To see more programs from this series, click here.


Food Justice: Economics, Ethics, Access

8232What a group! You know you’re watching something special when Dolores Huerta, the legendary co-founder of the United Farm Workers and Rose Hayden-Smith, the PhD author who writes the UC Food Observer blog are flanked by passionate leaders in healthcare, social justice, and organic farming – all talking about the policies and politics that lead to food deserts and swamps in some communities and abundance in others. Gathered in the historic Star Theatre in Oceanside, California, this lively panel led by Michelle Lerach of the Berry Good Food Foundation will inspire many to plant their own gardens, share their green bounty and engage on issues that address the most fundamental human need – healthy food for a thriving planet.

Watch Food Justice: Economics, Ethics, Access


UCTV Launches New Portal to Sustainability for California

8232As the world’s sixth largest economy and provider of more than half the nation’s fruits, nuts, and vegetables, sustaining California’s vitality is paramount. And, with greater demands from a changing climate and growing population, taking a proactive approach to maintaining sustainable growth for California is critical.

That is what Sustainable California, a new, media-rich web portal hosted by University of California Television (UCTV) is about.

Broadcasting stories of sustainability research and outreach conducted by University of California faculty, scientists and students, Sustainable California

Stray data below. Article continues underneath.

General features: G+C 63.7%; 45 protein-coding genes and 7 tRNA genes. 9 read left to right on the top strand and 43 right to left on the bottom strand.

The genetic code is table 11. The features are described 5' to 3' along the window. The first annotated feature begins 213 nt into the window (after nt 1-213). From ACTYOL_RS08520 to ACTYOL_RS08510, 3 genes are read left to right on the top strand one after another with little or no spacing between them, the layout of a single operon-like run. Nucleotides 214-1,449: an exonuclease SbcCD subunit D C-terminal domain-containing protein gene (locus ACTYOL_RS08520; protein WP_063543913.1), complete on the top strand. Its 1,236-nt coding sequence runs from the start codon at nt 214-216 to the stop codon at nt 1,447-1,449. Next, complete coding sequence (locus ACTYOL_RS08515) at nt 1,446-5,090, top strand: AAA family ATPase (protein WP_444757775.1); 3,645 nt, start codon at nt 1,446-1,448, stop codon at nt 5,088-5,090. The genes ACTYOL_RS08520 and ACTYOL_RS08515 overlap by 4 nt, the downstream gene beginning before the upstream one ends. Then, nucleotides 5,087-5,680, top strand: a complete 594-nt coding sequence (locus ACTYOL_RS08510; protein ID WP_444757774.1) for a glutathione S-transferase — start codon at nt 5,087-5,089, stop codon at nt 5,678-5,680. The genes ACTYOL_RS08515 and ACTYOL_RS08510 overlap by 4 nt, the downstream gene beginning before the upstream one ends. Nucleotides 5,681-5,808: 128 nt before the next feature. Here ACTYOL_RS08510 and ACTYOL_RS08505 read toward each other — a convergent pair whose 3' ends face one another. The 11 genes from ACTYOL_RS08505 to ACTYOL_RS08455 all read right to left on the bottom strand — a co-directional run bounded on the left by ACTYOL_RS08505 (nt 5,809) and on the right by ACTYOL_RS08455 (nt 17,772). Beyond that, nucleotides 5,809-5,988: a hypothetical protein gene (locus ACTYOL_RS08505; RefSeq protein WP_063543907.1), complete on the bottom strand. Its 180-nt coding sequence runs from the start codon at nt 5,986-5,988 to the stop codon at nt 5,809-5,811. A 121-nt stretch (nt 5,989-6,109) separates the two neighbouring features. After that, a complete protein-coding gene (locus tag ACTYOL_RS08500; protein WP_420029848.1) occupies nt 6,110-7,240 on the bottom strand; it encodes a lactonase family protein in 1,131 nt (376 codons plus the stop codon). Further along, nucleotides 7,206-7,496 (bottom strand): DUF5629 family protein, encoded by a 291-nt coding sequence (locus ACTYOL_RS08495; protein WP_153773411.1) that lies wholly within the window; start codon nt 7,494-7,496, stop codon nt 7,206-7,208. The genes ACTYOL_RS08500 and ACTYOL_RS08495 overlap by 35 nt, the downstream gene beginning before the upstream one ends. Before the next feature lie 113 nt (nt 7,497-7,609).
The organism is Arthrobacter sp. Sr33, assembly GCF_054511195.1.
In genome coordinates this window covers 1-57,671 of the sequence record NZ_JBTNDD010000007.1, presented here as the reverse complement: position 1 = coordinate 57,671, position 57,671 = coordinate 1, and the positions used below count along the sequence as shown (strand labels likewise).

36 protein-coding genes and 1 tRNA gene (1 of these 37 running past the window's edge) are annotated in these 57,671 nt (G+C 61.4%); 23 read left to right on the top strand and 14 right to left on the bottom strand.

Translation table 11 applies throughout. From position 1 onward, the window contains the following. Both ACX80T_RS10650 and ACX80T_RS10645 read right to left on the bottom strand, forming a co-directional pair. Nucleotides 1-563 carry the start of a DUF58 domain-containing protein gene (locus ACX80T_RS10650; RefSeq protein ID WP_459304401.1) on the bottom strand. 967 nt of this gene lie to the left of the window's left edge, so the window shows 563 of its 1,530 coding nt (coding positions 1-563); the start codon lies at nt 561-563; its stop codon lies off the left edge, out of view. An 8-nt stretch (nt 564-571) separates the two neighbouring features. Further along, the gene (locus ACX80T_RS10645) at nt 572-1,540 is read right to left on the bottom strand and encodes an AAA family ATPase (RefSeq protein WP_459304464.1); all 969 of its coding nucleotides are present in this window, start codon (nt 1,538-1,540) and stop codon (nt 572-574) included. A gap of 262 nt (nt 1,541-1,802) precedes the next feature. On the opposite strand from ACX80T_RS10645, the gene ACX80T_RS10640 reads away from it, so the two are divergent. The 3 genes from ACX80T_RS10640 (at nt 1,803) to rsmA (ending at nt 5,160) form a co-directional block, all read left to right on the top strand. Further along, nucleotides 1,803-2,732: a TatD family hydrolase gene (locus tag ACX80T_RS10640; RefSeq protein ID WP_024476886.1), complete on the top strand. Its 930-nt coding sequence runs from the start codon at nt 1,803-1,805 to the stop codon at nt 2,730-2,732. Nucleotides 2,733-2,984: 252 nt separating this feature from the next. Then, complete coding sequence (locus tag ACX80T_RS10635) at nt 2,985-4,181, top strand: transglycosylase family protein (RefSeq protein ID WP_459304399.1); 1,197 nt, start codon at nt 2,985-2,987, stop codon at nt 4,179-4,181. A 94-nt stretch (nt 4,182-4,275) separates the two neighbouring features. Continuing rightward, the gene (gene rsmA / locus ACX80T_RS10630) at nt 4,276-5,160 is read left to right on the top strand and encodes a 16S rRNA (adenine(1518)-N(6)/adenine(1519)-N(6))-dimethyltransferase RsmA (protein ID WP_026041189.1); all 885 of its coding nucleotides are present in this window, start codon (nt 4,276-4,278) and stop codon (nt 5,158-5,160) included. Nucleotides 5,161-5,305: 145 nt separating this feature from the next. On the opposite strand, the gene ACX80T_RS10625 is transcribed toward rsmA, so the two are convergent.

connects users to the science-based, real-world solutions the University of California is creating to maintain the balance of natural resources, biodiversity and sustainable growth in our state.

Principal project partners include UC Water, UC Agriculture and Natural Resources, CITRIS and the Banatao Institute, the Sierra Nevada Research Institute and UC Merced School of Engineering among others.

UCTV Director Lynn Burnstan expressed her excitement at inaugurating the new portal, “This is what UCTV is about, connecting Californians to the real-world, inestimable values that the UC provides all of California. We are very excited to be able to join these partners and give the public direct access to what they are doing for all our benefit.”

The launch features Water in the Balance, from UC Merced headquartered UCWater, a 5-minute journey from Sierra Nevada snowpack through the state’s system of dams to groundwater; Introduction to Conservation Agriculture Cropping Systems, from UC Agriculture and Natural Resources, featuring California farmers and UC scientists working together to develop sustainable farming practices and Sierra-Net, from Berkeley-headquartered CITRIS and the Banatao Institute, featuring the development of innovative cyber-infrastructure to provide real-time monitoring of the state’s water resources.

The channel’s content is appropriate for audiences of all ages and freely accessible to the public online at The integrated video, article and curriculum format of the channel, in addition to its focus on biodiversity, natural resources, and low-impact living, provides users both a look at and connection to practical solutions and approaches the UC is developing, making it a valuable resource for professional practitioners, educators, and media outlets.